But the highlight for us is the people. The region around Lake Baikal is home to the Buryats, cousins of the Mongolians. They have dark skin, darker hair, high cheekbones. Of the half a million inhabitants of this seemingly European city, a large proportion are Buryati. Fittingly, the woman that runs our hostel is half-Russian, half-Buryat. I suddenly understand Russia’s famous emblem: the two-headed Eagle. Simultaneously looking east and looking west, in Irkutsk, it makes perfect sense.
In the supermarket, we hear the staff chatting to each other in Buryat – a language, like the people, which is related to Mongolian. When we get to the till, they address us in Russian. ‘Jack’, our guide, tells us that the Buryat all speak the official language of the Federation – but he doesn’t know a single Russian that speaks Buryat.
Though one of the largest of Siberia’s ‘minority’ languages, Buryat is still rapidly losing ground to Russian. The pattern is similar all over the region. Waves of migration have brought Russians eastwards, looking for work, and modernisation has brought indigenous people to the town and cities. Across the region of their birth, there are fewer Buryats now than Russians.
Moscow hasn’t always shown support Siberia’s minority languages. The administrations of Stalin and Krushchev favoured complete assimilation of indigenous people, although more recent policies have been kinder. Even so, new generations are ignoring the language of their parents – of their ancestors – in favour of the language they learn at school. The younger generation don’t care for their language, the elders complain. Why do we need it, the younger generation wonder?
Many of the indigenous languages of Siberia are classified by linguists as ‘endangered’. Put simply, they are in danger of being lost within a generation. When the last native speakers die, the native languages will go the way of Cornish. They will be dead – along with the rich cultures and histories they are tied to. It’s a sobering thought.
Back on the train, we travel on towards the border with Mongolia. South of Lake Baikal, we arrive at Ulan Ude, capital of Russia’s Buryat Republic. On the platform, there are Buryats, Russians, Western tourists and Chinese train guards. They all mingle among the loading trucks and crates of vegetables. It’s in places like this that ‘trade pidgins’ once developed as a means of communication between Russian and Chinese traders.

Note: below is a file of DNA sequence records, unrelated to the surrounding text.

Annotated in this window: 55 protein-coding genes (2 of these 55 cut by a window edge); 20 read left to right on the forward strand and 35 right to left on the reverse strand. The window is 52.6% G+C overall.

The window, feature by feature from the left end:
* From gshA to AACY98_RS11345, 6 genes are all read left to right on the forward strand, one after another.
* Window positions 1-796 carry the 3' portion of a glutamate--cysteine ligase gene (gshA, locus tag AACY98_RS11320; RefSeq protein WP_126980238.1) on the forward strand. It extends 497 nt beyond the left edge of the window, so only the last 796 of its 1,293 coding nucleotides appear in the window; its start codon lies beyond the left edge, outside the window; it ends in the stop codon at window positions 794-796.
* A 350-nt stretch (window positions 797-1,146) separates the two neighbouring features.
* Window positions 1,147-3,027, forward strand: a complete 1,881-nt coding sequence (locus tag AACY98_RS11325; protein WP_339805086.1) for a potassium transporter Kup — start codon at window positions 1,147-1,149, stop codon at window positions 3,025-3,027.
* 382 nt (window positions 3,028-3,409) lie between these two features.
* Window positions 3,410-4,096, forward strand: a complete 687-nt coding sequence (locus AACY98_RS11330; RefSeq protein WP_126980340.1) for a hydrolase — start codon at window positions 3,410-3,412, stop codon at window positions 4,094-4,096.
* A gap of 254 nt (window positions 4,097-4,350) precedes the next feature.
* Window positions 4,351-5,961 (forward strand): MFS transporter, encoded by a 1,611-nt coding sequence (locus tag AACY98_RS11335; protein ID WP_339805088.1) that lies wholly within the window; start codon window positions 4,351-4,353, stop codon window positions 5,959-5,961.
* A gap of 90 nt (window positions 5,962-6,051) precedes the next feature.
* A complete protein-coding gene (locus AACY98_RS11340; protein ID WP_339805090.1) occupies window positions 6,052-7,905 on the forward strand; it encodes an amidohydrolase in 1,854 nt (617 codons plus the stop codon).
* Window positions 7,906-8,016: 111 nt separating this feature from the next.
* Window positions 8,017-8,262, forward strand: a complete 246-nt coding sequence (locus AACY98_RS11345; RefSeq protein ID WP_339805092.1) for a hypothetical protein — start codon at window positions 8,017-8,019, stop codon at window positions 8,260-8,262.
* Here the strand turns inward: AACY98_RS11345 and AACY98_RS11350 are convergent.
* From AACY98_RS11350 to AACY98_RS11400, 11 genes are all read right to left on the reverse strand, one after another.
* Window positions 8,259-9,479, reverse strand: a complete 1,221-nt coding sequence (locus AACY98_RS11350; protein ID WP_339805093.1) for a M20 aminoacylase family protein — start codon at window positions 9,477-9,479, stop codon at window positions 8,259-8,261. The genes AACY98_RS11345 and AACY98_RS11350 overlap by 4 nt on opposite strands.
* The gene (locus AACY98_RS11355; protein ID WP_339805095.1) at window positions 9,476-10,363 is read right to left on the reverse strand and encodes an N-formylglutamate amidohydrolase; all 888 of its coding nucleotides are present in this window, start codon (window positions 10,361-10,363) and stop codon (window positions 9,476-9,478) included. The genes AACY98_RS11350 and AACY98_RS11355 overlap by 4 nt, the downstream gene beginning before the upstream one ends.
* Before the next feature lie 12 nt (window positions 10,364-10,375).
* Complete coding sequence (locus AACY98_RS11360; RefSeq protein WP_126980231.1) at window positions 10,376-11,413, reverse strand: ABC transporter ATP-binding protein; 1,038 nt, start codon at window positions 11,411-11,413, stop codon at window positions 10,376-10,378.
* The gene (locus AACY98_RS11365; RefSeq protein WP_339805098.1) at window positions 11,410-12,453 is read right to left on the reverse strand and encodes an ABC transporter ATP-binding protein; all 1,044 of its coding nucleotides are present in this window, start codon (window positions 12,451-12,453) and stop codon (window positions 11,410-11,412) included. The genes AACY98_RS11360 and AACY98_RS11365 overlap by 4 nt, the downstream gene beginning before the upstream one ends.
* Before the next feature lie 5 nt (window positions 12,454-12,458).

Over the next twenty-four hours, we slip through Mongolia. Outside the window, Siberia has given way to dusty plains. In the distance we see gher tents, sand-coloured hills, and the occasional camel. While we sleep, we pass through the capital Ulaanbaatar – ‘the Red Hero’. But we have no time to stop here on this trip
Finally, we arrive at the border with China. When the passport controller arrives at our cabin door we address him with a ‘nin hao’. My partner is Canadian, but with Taiwanese parents. He tells her ‘huan ying hui guo’ – ‘welcome home’.
Outside we see rugged mountains, muddy earth, trees and long grass. It’s autumn and, in the fields, farmers are harvesting maize. We pass countless earth walls, now in ruin. In the distance, we catch a glimpse of the greatest wall of all.
In villages, we see Chinese characters painted large. Except for the Mongolians in the berth next to us, the language is now firmly Mandarin – or Putonghua, as it is called here, the ‘common speech’. Few languages have been regulated so tightly as Mandarin. With language, like so many things, Beijing is firmly insisting on one standard for the whole country. How else would China function, they ask?
Here too, then, minority groups try to balance the need to maintain the languages of their ancestors, and the need to access jobs and opportunities. Many are choosing a standard gauge. All along the Trans-Siberian railway, it’s a similar story.